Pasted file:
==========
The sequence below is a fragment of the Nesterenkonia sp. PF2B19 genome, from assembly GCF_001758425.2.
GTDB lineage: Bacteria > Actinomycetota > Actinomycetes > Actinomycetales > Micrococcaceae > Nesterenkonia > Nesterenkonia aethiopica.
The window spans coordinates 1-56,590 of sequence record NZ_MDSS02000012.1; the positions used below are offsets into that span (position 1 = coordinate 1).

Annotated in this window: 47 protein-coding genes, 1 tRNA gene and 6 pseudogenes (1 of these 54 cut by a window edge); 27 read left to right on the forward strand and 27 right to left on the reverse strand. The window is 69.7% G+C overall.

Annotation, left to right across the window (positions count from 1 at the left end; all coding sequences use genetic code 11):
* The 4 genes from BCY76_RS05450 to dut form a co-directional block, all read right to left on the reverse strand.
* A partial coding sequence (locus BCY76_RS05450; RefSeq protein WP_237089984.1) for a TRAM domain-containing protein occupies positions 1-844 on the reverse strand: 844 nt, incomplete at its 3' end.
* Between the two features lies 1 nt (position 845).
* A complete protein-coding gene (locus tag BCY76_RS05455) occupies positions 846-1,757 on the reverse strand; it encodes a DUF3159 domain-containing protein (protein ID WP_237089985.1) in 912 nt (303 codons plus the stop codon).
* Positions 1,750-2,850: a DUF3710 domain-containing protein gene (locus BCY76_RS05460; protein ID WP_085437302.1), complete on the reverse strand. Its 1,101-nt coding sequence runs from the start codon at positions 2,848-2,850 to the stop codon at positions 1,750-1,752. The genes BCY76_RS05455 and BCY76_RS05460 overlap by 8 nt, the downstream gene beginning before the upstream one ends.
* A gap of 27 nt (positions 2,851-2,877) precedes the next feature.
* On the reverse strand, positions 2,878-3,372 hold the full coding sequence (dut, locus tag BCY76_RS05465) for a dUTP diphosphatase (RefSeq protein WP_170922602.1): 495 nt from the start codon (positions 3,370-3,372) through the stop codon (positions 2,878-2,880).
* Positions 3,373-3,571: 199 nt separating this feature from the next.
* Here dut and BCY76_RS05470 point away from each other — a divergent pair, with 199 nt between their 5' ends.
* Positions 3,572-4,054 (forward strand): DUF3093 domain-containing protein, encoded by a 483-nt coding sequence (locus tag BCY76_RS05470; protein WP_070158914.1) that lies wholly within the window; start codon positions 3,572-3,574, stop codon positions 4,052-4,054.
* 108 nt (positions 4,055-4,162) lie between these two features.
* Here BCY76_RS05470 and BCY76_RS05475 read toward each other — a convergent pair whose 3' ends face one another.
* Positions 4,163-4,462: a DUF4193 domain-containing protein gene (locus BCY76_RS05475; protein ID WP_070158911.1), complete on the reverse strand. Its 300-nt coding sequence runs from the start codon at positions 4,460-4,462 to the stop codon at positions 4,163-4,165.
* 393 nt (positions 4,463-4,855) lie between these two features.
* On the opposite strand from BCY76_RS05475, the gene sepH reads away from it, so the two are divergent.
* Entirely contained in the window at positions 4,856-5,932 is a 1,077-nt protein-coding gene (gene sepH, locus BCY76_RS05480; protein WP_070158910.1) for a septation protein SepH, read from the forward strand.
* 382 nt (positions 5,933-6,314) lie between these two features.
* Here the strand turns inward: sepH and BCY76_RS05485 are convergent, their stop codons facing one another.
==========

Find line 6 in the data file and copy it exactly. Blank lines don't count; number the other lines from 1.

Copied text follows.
* The 4 genes from BCY76_RS05450 to dut form a co-directional block, all read right to left on the reverse strand.